> -----Original Message----- > From: Kevin Brown [mailto:[EMAIL PROTECTED] > Sent: 06 March 2003 04:37 > To: [EMAIL PROTECTED] > Subject: Re: [HACKERS] Win32 Powerfail testing > > > Tatsuo Ishii wrote: > > Sorry, but it does not help. The page says we could use > > FlushFileBuffers() to sync the kernel buffer to the > > disk. Unfortunately, it requires a file descriptor to flush for its > > argument. Thus it could not be a replacement of sync(). Actually I > > have modified the buffer manager so that it remembers all file > > descriptors those have not been synced yet to the disk at the > > checkpoint time to sync them later. However I found this > modification > > does not help at all with some reason I don't know. > > It would be an interesting comparison for you to roll the > file descriptor tracking changes into the Unix side of the > tree and use > fsync() or fdatasync() in place of FlushFileBuffers() on the > Unix side (you'd have to remove or disable the code that does > a sync() of course). If the end result yields no data > corruption issues during powerfail testing on various Unix > platforms then it's reasonably likely that the problem you're > experiencing on the Windows side is with the underlying > Windows platform and not with your code.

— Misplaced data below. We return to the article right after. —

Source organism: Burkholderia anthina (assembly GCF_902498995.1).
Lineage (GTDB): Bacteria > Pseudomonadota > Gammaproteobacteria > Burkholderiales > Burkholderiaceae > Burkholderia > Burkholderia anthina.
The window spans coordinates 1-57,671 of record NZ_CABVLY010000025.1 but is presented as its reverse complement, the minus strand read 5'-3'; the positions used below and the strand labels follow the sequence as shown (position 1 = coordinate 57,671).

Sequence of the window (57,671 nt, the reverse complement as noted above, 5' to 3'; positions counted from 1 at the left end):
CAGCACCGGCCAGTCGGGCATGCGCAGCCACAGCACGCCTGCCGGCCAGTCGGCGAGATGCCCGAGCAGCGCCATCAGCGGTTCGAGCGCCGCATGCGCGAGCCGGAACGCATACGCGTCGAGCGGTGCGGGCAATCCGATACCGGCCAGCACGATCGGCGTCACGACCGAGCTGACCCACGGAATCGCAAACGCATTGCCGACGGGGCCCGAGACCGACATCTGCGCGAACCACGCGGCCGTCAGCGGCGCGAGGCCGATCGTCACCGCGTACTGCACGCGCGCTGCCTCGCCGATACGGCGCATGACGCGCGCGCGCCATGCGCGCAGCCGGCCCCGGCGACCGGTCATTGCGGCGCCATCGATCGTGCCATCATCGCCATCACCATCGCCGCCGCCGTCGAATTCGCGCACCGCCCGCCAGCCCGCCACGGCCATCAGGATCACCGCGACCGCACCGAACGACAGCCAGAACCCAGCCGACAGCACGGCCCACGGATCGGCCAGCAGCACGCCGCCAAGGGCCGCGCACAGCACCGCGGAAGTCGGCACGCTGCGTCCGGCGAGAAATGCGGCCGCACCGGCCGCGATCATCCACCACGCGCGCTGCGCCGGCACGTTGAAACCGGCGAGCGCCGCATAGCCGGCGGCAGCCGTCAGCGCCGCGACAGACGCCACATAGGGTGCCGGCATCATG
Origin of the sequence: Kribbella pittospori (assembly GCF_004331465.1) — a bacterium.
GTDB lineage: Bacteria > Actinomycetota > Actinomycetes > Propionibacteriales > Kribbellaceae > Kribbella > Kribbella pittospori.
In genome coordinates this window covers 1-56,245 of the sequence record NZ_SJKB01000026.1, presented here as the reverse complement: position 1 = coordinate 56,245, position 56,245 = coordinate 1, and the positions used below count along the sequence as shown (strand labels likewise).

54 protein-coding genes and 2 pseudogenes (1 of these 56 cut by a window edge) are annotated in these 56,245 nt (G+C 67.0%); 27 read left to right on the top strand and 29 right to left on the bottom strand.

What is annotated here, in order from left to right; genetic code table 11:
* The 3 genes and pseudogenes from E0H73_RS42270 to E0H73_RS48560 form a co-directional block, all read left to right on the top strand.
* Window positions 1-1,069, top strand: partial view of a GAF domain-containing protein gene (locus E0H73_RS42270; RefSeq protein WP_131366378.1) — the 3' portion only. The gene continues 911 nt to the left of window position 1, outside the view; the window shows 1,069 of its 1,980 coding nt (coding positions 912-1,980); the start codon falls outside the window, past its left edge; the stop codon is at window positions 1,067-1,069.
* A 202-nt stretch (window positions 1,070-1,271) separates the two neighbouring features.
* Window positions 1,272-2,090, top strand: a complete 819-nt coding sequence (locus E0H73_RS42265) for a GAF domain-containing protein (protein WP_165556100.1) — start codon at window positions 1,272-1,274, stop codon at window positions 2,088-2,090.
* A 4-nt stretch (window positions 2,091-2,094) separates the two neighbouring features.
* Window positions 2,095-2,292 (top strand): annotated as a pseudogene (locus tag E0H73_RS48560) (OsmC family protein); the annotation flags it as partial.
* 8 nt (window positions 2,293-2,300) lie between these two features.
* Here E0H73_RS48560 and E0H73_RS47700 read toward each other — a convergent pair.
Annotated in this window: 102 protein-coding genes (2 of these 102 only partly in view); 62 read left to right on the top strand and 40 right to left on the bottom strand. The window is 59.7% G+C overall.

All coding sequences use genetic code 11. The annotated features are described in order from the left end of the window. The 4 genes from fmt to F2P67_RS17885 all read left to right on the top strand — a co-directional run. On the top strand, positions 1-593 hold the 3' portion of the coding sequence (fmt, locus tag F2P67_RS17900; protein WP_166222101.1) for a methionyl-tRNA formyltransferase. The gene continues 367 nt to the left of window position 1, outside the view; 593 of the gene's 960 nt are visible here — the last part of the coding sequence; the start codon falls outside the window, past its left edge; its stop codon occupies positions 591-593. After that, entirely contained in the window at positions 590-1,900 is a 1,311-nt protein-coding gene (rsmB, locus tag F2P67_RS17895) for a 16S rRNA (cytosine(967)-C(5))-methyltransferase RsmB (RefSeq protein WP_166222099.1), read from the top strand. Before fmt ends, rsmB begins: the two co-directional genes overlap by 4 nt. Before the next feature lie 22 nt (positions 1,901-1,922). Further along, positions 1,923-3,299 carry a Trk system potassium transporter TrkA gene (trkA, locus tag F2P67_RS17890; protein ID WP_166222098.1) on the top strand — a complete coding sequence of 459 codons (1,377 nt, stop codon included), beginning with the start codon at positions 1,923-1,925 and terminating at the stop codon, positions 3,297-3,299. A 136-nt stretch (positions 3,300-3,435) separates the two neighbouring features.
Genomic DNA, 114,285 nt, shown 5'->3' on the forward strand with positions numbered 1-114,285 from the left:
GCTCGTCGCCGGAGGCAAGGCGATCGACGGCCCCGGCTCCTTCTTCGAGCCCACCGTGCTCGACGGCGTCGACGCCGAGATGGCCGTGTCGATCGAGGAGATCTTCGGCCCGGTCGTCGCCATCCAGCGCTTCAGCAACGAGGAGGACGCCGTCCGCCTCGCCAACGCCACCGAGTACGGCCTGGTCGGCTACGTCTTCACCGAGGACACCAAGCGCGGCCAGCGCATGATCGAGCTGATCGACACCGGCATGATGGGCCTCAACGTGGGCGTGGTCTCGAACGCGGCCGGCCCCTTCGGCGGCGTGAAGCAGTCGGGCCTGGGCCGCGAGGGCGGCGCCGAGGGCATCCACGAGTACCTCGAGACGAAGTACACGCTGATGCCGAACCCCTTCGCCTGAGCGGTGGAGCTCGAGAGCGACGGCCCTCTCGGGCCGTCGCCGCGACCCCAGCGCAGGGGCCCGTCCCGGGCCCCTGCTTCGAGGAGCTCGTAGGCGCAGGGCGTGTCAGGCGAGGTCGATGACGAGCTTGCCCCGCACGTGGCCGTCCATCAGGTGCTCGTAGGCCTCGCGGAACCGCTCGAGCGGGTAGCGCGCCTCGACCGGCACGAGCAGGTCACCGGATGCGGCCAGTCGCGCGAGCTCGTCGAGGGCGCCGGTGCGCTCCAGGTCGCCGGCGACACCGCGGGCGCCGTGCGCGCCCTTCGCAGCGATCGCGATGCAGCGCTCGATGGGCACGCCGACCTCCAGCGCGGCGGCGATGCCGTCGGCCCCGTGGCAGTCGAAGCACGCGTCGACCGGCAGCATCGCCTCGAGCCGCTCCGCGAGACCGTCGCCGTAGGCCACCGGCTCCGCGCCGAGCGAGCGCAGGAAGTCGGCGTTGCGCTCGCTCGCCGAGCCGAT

Agreed, but I still keep thinking that despite some peoples claims that Windows ain't up to it, DB2, SQL and Exchange Server as well a probably others that don't use raw partitions have got over this problem, so therefore we should be able to. Admittedly Microsoft have a bit of an advantage over us, but there must be some accessible way of flushing the buffers in a guaranteed way. I'll look into it some more today if I can... Regards, Dave. ---------------------------(end of broadcast)--------------------------- TIP 3: if posting/reading through Usenet, please send an appropriate subscribe-nomail command to [EMAIL PROTECTED] so that your message can get through to the mailing list cleanly